LONDON (Reuters) - The test series between South Africa and England which starts in Durban on Saturday is “too close to call” according to former England skipper Kevin Pietersen.
South Africa’s recent 3-0 series defeat in India has depleted confidence in the national side, and Pietersen believes England can exploit it.
“Not that long ago I feared we would lose easily. But now it is too close to call. The two teams mirror each other,” Pietersen said in his column in the Daily Telegraph.
Pietersen said that both sides must address the fragility in their batting orders, with England too dependent on captain Alastair Cook and Joe Root and the hosts relying on Hashim Amla and AB de Villiers.
“South Africa will rely on two big fish in Amla and AB de Villiers. The rest of the batters have much to prove,” Pietersen said. “But it is the same for England.
“Their big fish are Cook and Joe Root. Nick Compton is back in the side trying to rebuild a career, Alex Hales is untried in test cricket and James Taylor has never played in such bouncy, quick conditions.”
South Africa-born Pietersen said another series defeat would pose difficult questions about South African cricket which, like other sports, have adopted quota systems for non-white players.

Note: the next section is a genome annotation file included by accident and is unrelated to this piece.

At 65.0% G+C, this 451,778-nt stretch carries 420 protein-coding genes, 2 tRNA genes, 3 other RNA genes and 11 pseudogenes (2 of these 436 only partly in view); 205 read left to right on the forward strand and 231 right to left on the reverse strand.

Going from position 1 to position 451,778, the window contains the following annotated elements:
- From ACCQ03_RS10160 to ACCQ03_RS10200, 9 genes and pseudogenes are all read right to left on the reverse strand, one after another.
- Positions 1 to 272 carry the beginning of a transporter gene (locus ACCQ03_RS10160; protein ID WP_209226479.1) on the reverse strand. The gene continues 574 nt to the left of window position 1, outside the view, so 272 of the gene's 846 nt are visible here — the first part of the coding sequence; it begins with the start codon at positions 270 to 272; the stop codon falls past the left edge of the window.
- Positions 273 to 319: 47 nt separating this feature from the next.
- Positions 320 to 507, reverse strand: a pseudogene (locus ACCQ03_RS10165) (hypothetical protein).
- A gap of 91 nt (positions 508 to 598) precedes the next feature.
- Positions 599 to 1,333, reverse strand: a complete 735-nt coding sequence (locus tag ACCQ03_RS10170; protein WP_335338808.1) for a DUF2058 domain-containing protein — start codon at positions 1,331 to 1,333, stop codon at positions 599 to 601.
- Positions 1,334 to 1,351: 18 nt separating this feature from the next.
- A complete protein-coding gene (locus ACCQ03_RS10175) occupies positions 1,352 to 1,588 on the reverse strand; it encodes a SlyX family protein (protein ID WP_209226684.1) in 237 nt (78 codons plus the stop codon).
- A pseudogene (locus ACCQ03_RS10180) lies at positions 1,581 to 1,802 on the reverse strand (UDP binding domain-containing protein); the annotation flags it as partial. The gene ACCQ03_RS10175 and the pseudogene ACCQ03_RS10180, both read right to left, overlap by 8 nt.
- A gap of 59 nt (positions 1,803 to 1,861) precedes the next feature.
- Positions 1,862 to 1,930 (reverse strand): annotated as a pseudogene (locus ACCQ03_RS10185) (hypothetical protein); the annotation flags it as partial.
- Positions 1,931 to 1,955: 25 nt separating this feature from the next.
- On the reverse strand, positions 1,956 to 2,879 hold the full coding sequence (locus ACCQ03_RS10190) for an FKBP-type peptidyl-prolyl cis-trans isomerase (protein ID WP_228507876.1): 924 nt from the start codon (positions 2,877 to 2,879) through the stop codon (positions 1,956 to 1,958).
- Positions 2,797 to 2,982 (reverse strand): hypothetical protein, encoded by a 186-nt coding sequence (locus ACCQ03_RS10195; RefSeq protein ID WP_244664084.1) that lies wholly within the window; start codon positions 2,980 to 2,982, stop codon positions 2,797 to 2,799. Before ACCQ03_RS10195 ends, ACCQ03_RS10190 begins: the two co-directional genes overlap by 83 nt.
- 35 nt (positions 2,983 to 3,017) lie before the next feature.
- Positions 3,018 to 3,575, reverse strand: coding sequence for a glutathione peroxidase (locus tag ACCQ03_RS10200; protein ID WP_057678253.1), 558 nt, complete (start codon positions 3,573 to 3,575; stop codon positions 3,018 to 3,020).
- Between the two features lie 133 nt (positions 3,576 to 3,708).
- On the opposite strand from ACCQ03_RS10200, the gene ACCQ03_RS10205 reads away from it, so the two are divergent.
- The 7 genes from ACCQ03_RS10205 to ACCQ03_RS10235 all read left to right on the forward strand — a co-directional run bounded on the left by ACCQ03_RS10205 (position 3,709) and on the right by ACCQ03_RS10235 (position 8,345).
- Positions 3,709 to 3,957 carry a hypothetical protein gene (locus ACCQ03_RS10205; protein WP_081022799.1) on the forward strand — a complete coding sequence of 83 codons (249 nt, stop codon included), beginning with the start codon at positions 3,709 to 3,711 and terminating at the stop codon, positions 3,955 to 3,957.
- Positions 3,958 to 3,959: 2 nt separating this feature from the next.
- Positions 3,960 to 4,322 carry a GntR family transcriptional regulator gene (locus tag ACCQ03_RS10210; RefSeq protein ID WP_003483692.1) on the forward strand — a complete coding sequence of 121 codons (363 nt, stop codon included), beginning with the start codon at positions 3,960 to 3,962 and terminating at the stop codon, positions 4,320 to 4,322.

“There is a lot at stake for South Africa in the test series against England,” he said. “The public were very disappointed with performances in India recently. But the issues go deeper than just one series defeat.
“There is a lot of discussion within South African sport at the moment about the impact of transformation.
“Quota systems in rugby and cricket have caused a lot of soul searching with some questioning whether it has taken precedence over picking players on talent.
“If South Africa lose this series to England there will be lots of questions about whether they are on the right path.”
The choice of Kingsmead for the opening test could also work in England’s favour. They have not lost a test there since 1928 and won by an innings in 2009.
“South Africa have never enjoyed the Boxing Day test experience in Durban and have shifted the fixture in recent years but it is back to cash in on the holiday crowds and the many England fans who will be travelling to watch the series,” added Pietersen.
“This series will feel like playing in Barbados, where the majority of the fans are English. It is a home game for Alastair Cook’s team.”
Reporting by Martyn Herman; editing by Justin Palmer